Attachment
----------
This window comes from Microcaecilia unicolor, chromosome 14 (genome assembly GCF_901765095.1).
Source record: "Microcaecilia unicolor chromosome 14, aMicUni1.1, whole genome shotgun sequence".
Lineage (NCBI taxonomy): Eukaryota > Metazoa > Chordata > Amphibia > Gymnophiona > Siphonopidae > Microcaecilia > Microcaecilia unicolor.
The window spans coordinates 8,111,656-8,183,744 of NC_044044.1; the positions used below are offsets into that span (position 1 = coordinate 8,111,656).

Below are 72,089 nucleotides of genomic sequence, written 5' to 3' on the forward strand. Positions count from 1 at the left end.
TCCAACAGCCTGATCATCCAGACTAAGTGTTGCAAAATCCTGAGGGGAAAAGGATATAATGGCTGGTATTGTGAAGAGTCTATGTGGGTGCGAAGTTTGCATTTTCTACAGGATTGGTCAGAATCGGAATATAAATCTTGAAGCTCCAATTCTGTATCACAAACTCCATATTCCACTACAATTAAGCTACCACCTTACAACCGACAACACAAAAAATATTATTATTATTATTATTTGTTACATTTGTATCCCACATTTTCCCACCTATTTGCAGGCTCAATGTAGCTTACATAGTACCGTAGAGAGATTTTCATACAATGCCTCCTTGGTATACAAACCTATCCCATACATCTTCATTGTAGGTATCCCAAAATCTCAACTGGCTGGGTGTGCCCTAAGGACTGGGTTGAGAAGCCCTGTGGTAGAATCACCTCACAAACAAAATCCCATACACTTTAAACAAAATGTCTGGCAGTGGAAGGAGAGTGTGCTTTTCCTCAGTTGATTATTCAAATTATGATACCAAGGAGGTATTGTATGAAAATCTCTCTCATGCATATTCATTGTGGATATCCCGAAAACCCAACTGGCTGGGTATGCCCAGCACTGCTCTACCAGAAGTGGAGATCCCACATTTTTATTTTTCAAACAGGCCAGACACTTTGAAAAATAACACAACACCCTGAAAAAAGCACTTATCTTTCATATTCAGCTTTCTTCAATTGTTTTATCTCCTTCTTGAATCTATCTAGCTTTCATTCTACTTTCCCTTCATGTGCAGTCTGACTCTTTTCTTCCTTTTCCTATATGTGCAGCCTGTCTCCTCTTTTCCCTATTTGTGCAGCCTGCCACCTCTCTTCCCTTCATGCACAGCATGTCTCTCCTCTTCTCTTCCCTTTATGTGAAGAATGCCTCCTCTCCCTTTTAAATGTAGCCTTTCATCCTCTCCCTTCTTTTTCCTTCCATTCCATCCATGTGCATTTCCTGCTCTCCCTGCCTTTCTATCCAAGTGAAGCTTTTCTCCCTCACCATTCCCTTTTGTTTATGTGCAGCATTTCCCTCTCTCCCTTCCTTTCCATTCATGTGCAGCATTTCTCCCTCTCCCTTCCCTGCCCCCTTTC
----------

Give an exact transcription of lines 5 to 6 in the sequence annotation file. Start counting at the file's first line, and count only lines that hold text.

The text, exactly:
Below are 72,089 nucleotides of genomic sequence, written 5' to 3' on the forward strand. Positions count from 1 at the left end.
TCCAACAGCCTGATCATCCAGACTAAGTGTTGCAAAATCCTGAGGGGAAAAGGATATAATGGCTGGTATTGTGAAGAGTCTATGTGGGTGCGAAGTTTGCATTTTCTACAGGATTGGTCAGAATCGGAATATAAATCTTGAAGCTCCAATTCTGTATCACAAACTCCATATTCCACTACAATTAAGCTACCACCTTACAACCGACAACACAAAAAATATTATTATTATTATTATTTGTTACATTTGTATCCCACATTTTCCCACCTATTTGCAGGCTCAATGTAGCTTACATAGTACCGTAGAGAGATTTTCATACAATGCCTCCTTGGTATACAAACCTATCCCATACATCTTCATTGTAGGTATCCCAAAATCTCAACTGGCTGGGTGTGCCCTAAGGACTGGGTTGAGAAGCCCTGTGGTAGAATCACCTCACAAACAAAATCCCATACACTTTAAACAAAATGTCTGGCAGTGGAAGGAGAGTGTGCTTTTCCTCAGTTGATTATTCAAATTATGATACCAAGGAGGTATTGTATGAAAATCTCTCTCATGCATATTCATTGTGGATATCCCGAAAACCCAACTGGCTGGGTATGCCCAGCACTGCTCTACCAGAAGTGGAGATCCCACATTTTTATTTTTCAAACAGGCCAGACACTTTGAAAAATAACACAACACCCTGAAAAAAGCACTTATCTTTCATATTCAGCTTTCTTCAATTGTTTTATCTCCTTCTTGAATCTATCTAGCTTTCATTCTACTTTCCCTTCATGTGCAGTCTGACTCTTTTCTTCCTTTTCCTATATGTGCAGCCTGTCTCCTCTTTTCCCTATTTGTGCAGCCTGCCACCTCTCTTCCCTTCATGCACAGCATGTCTCTCCTCTTCTCTTCCCTTTATGTGAAGAATGCCTCCTCTCCCTTTTAAATGTAGCCTTTCATCCTCTCCCTTCTTTTTCCTTCCATTCCATCCATGTGCATTTCCTGCTCTCCCTGCCTTTCTATCCAAGTGAAGCTTTTCTCCCTCACCATTCCCTTTTGTTTATGTGCAGCATTTCCCTCTCTCCCTTCCTTTCCATTCATGTGCAGCATTTCTCCCTCTCCCTTCCCTGCCCCCTTTC